tokaj recommendations?
September 27, 2006 10:39 PM   Subscribe

Tokaj/Tokaji. I'm buying a gift for some friends who are Tokaj afficionados, and would love some recommendations for excellent Tokaj wines (ideally Hungarian or Czech rather than French/Italian Tokay or Tocai wines). They prefer the sweeter wines (5+ puttonyos) and it would be swell if I could find a 2001 vintage, as it's a 5th anniversary gift.
posted by judith to Food & Drink (9 answers total) 3 users marked this as a favorite
Well, as a Tokay afficiando, I just had to chime inn on this one - thanks for the kick to get my self registered at mefi :-)
First of all I'll have to give a small correction - Tokaji - as the wine is spelled, is only produced in Hungary, in the region Tokaj-Hegyalja. There is some confusion as there is a grape called Tokaj Pinot Gris, but that isn't used in Tokaji wines.

2001 seems like it was a good year, so you should be able to find a good one from that year, according to decanter.
Decanter also has a nice search for winners in their World Wine Awards, from that it seems like 2000 was a better year, but I'm sure you can find something nice from 2001 as well.

In general - I don't have any concrete recomendations, but I think you'd be well served finding something from some of the renovned producers, like Chateau Dereszla, Oremus, Chateau Megyer, Chateau Pajzos, Royal Tokay, Disznókö etc.
posted by arnves at 12:49 AM on September 28, 2006

Kind of sort of seconding arnves, I work at a Hungarian restaurant and we serve both Oremus and Disznókö tokaji wines from various years. All that I've tried taste pretty damn good to me, but I'm not a wine expert, so take that with a grain of salt. I guess I'm just trying to say that either of those would be good options :)
posted by evilbeck at 3:01 AM on September 28, 2006

As arnves says, Tokaji only comes from Hungary. Oremus and Disznókö are the main brands I've seen both in Budapest and in the states.

2001 is too young to drink, good Tokaji ages at least 20 years. Not saying it's a bad gift, just to consider. 5 or 6 puttonyos wines are both excellent quality. For something truly special consider also Eszencia, which is entirely unblended.

What's happened to Tokaji production since the end of the Soviet era? I imagine the regulations changed, but for the better or worse?
posted by Nelson at 3:59 AM on September 28, 2006

After the soviet era a lot of privatization happened, with a lot of foreing companies (though often renovend wine producers) bought wineries and land. There was a tightening in land ownership rules , but many wineries are still primarily controlled by foreing wine producers.
What happened to wine production during the soviet era is rather unclear, but there was definitely a trend towards quantity over quality. Afterwards, there has been a call from many for Tokaji to go back to its roots - but what these roots are is very unclear. But the trend is definitely to produce Tokaji's of excellent quality. The Aszu's are definitely the mainstay of fine Tokay wine - but some new producers are finding the regulations overly stringent, and are producing some very interesting new wines that go under other labels than Tokaji Aszu.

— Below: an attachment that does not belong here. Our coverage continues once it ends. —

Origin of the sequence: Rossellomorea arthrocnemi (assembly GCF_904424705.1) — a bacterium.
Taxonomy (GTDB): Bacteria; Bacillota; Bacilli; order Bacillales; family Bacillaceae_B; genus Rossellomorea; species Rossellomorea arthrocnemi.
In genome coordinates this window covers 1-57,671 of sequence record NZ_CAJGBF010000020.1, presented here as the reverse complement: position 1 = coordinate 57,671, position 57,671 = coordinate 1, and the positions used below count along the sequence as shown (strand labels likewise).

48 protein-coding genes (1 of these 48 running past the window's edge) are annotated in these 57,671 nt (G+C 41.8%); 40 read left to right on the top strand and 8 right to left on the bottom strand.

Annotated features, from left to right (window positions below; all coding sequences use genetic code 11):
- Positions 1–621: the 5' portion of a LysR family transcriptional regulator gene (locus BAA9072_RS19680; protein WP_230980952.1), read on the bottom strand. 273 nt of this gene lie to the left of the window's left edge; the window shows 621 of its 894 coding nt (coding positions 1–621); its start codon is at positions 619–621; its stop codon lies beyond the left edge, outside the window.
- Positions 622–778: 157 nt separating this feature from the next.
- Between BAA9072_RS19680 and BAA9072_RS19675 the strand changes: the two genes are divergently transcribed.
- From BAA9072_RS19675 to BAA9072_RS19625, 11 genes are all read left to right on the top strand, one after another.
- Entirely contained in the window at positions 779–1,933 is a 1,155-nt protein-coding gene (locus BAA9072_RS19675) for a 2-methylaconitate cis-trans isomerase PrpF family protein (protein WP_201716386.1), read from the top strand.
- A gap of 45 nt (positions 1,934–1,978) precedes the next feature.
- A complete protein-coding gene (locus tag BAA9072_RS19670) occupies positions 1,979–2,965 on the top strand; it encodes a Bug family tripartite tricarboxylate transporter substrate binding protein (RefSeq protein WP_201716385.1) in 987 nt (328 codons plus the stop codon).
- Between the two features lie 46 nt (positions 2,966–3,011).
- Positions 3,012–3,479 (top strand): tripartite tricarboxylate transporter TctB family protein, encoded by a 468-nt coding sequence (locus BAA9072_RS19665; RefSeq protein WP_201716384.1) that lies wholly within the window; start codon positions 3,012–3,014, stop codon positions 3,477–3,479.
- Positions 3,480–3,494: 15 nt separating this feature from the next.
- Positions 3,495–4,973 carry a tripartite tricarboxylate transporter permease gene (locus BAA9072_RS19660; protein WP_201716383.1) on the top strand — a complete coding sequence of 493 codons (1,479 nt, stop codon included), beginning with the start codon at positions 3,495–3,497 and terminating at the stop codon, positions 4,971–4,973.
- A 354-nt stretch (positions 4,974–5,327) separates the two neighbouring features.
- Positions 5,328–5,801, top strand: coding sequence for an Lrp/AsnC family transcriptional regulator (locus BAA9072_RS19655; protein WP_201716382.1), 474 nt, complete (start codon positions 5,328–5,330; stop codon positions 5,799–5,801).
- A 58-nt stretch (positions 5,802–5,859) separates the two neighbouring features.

I'm certainly looking for a Eszcencia myself, as a cornerstone of my collection, but still many say Eszencia is not really a wine - definitely not a winemakers wine - because it's more or less a natural product with little or no influence from the winemaker. This of course does not preclude it from being the elixir of the gods.
posted by arnves at 4:19 AM on September 28, 2006

Response by poster: Thanks for the great advice, all of you.

I'd sensed 2001 might be too young for drinking, but would love to get them a bottle to hold for their 20th anniversary or something. Again, if anyone has a sense of what might be an excellent choice for this, I'd love your help making that decision. I'd like to stay under $50, if possible.
posted by judith at 5:32 AM on September 28, 2006

Further research shows that 2001 wasn't up to the standards of 1999 and 2000 which were top notch - but not the worst of years. A list I found rated it a 2-star vintage (on a scale of 3)
There's a list of wines tested at some for me unknown wine competition in Tokay - the only one i found there is a 5 putt. from Pannon Tokaj Kft.
A more personal recommendation would be Oremus Tokaji Aszú 6 Outtonyos 1999 - which is extremely good but not overexpensive (here in Norway at least...)
posted by arnves at 6:23 AM on September 28, 2006

Just a sidenote for posterity - real Tokaj also comes from Slovakia, though Slovak part of the Tokaj region is much smaller, only about tenth of the Hungarian one. Quality is the same. Pity I'm not aware of any exports.

About vintages - it seems future is bright, at least according to what Tokaj winemakers tell. Only some years are good for producing aszú/výber (few per decade), and recently the number of such years have increased.
posted by b. at 10:02 AM on September 28, 2006

Oh thank you, Judith. One of the most sublime wines I ever tasted was Tokaji Aszu and I can still remember how it tasted, 30-some years later. My husband's Hungarian doctor turned him on to it.
posted by Lynsey at 10:36 AM on September 28, 2006

Oh man. I love Tokaji, but my favorite Hungarian grocery closed years ago. Anyone know if Sam's in Chicago or anyone else here carries it?
posted by jeanmari at 11:22 AM on September 28, 2006

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